"Wow, I love it," Banks said of the statue, the work of sculptor Lou Cella.
Cella used Banks' at-bat against Hall of Famer Spahn on Aug. 29, 1959, as inspiration for the 300-pound steel, wood, fiberglass and bronze piece. Banks hit a grand slam off Spahn that day. The statue was clearly a home run with the hundreds of Cubs fans who stood in the cold and rain for the ceremony.
While the weather was uncooperative, Banks and the dignitaries who came out for Ernie Banks Day made for a ceremony to warm the heart of any Mr. Cub fan.
Clearly, there are a lot of them.
"I wouldn't have missed this for the world," Hall of Famer Billy Williams said. "Ernie helped me more than anyone. I wanted to be here today to celebrate. Ernie was a trailblazer, and of course he always had fun playing this game."
Hall of Famer Henry Aaron remembered that Banks was the first one there when Aaron's statue was unveiled in Atlanta.
"I'm really thrilled to be here," Aaron said. "Ernie has always been part of everything my wife and I have done. He's always supported me. Ernie came up [to the Major Leagues] just about one year before me, and I used to listen to Ernie."
Aaron praised his friend's character, love of the game and all that he has done not just for Chicago, but baseball.
"You were the greatest ambassador for baseball, and you still [are] a great ambassador for baseball," Aaron said.
Former Cubs third baseman and longtime radio broadcaster Ron Santo said Banks is one reason he became a Cub.
"Sixteen teams were after me [in the pre-Draft days of the early 1960s]," Santo recalled. "I picked the Chicago Cubs mainly because of this man right here. There's no doubt he is Mr. Cub."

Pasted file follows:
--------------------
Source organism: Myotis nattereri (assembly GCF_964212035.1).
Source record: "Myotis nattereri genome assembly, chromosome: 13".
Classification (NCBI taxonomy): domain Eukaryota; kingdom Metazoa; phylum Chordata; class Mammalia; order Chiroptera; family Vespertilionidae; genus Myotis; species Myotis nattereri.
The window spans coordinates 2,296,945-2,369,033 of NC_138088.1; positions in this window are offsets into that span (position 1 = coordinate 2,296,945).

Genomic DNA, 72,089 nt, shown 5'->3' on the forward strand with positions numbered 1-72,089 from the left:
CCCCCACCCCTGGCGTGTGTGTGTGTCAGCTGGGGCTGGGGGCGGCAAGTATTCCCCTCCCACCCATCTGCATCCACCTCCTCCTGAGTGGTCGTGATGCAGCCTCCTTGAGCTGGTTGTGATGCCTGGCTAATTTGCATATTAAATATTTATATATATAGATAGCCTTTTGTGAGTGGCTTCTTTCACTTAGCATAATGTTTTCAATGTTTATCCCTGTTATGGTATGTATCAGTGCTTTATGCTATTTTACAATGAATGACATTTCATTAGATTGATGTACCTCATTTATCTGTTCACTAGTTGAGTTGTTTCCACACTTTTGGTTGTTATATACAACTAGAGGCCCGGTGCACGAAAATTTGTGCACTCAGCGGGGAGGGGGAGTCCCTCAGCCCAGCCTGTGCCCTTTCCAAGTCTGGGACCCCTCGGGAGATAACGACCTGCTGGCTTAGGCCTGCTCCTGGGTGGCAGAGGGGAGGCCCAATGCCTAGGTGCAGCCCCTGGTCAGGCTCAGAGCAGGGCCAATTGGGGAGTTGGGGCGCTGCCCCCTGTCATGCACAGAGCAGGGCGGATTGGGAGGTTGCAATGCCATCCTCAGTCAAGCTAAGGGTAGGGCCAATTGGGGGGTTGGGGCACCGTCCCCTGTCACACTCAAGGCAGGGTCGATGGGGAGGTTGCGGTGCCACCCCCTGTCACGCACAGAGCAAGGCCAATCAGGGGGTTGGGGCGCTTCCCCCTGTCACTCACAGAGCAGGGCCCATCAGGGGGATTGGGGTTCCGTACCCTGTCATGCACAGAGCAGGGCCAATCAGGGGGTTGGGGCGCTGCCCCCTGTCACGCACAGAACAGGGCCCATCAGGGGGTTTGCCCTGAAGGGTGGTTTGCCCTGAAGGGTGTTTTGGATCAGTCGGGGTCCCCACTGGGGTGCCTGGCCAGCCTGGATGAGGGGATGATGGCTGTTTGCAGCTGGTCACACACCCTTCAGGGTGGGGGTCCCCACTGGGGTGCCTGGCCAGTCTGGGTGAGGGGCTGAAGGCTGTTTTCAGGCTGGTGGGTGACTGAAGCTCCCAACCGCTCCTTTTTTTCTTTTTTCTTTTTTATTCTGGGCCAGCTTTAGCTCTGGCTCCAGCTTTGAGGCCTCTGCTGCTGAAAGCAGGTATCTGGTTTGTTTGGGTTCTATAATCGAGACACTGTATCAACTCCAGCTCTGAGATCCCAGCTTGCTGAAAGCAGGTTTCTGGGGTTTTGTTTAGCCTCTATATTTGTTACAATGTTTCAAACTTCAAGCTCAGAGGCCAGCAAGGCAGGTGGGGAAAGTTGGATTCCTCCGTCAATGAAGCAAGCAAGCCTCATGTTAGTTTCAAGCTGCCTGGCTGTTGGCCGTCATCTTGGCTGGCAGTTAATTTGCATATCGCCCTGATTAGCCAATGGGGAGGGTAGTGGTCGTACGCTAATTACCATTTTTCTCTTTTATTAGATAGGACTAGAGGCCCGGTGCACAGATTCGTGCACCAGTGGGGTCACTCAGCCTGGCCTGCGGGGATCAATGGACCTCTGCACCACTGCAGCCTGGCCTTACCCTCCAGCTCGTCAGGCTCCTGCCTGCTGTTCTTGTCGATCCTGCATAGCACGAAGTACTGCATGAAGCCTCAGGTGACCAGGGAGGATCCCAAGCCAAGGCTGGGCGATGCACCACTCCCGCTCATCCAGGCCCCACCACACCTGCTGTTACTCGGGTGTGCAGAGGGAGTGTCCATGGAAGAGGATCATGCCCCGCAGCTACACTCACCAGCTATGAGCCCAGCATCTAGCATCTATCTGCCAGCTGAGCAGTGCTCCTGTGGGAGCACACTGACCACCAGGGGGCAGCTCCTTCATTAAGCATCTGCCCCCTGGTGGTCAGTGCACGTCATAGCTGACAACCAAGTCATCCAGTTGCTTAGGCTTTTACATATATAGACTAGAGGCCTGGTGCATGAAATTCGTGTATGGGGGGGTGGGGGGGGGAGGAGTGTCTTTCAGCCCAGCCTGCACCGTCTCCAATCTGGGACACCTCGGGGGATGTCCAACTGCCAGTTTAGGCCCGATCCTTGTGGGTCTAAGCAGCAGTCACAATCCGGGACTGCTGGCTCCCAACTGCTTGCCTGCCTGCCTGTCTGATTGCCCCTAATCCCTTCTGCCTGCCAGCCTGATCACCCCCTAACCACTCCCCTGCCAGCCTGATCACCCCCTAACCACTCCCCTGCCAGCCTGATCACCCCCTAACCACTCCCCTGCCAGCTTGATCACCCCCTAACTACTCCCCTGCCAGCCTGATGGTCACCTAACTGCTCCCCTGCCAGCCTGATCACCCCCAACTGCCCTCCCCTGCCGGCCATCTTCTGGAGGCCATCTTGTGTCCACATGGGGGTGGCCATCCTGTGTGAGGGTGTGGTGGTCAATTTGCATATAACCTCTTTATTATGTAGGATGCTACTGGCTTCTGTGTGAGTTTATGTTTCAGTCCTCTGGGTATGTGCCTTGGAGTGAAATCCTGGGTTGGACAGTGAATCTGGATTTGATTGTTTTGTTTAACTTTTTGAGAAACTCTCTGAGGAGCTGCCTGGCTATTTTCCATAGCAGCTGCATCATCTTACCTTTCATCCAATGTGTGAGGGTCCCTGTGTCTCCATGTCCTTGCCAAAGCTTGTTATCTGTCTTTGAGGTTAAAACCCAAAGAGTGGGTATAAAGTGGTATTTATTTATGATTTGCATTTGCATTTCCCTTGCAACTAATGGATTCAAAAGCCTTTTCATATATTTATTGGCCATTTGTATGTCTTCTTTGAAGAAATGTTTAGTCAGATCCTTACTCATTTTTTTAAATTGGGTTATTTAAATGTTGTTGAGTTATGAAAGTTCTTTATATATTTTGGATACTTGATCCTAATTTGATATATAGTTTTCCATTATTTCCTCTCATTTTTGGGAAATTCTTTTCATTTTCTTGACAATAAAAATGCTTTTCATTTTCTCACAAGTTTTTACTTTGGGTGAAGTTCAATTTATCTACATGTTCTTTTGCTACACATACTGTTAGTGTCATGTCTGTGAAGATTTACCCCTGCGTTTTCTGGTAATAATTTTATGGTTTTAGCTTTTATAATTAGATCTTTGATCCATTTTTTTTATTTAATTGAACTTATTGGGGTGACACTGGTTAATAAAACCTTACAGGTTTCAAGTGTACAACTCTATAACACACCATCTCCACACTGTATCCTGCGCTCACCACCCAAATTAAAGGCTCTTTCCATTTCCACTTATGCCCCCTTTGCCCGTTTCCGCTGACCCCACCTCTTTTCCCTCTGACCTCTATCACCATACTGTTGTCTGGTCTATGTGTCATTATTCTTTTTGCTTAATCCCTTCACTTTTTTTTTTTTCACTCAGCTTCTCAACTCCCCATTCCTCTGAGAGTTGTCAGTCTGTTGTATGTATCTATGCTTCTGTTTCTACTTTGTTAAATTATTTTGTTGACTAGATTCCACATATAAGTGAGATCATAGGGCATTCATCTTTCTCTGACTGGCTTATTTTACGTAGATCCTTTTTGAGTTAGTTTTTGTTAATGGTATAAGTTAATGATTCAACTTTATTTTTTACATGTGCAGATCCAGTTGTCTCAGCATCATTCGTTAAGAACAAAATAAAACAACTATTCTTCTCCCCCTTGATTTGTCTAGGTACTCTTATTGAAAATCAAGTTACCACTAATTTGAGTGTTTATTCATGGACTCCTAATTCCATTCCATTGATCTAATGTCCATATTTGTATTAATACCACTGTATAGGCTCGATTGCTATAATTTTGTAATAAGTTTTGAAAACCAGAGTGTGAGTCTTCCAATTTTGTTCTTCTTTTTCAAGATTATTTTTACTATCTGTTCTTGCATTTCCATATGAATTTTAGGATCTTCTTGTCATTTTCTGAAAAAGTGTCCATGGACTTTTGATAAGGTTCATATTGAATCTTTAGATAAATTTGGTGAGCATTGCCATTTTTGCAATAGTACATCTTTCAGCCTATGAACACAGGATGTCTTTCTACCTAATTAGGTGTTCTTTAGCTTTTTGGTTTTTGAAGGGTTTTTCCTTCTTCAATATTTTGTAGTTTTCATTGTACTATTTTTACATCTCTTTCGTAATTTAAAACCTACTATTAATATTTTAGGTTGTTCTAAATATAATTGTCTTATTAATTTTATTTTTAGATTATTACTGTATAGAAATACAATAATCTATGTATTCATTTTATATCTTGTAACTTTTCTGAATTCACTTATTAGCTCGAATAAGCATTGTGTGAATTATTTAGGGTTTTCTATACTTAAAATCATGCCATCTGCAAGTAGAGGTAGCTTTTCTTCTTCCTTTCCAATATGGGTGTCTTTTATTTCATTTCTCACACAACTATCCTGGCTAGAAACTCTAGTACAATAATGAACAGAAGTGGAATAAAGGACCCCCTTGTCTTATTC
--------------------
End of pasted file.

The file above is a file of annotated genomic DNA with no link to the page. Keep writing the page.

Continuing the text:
Banks hit 512 home runs and drove in 1,636 runs during his 19 years with the Cubs. He won the National League Most Valuable Player Award in 1958-59 and was named to 14 All-Star teams.
"I remember he really had great wrists," Cubs manager Lou Piniella said. "He was a power-hitting shortstop with a wonderful personality and a great disposition, love of baseball. He was a productive one -- a Hall of Famer. I really enjoyed watching him buggy-whip that bat through the strike zone."
For all his individual achievements, Banks never appeared in a postseason game. But even that regret couldn't cloud this day for the ebullient Banks, who makes a habit out of focusing on the positive.
He pointed out he's the only professional athlete to play his entire career in one city under one mayor (Richard Daley), one owner (P.K. Wrigley) and one park (Wrigley Field). He feels blessed to have played in all day games at home.
"I played all my home games under one light, and that's God's light," Banks said.
No championships? No problem. This wasn't the day for nitpicking.
"I have so many other things to be thankful for, grateful for," Banks said.
Piniella doesn't believe the lack of championships diminishes Banks' career.
"Championships are team sports, they're not individual things," Piniella said. "You have to have all the components working at once, and a lot of great players have played this wonderful game of baseball and never had a chance to put on a World Series ring. Winning championships is team, making the Hall of Fame is more individual.
"Ernie still has the enthusiasm. He's a special man."
A special man who rose from humble beginnings in Dallas to become a baseball icon. Banks remembered his parents during Monday's ceremonies.
Neither had more than a sixth-grade education, but both gave him wise counsel that would serve him well in life.
"It's a miracle I made it from there to here," Banks said. "They didn't have much, they made 10 dollars a week, but they had wisdom. They taught me to be satisfied. If you do that, you'll always be a happy person."
And he'll always be Mr. Cub.
"Long after I'm not here, I'll still be here," Banks said, smiling, as he pointed up to the statue.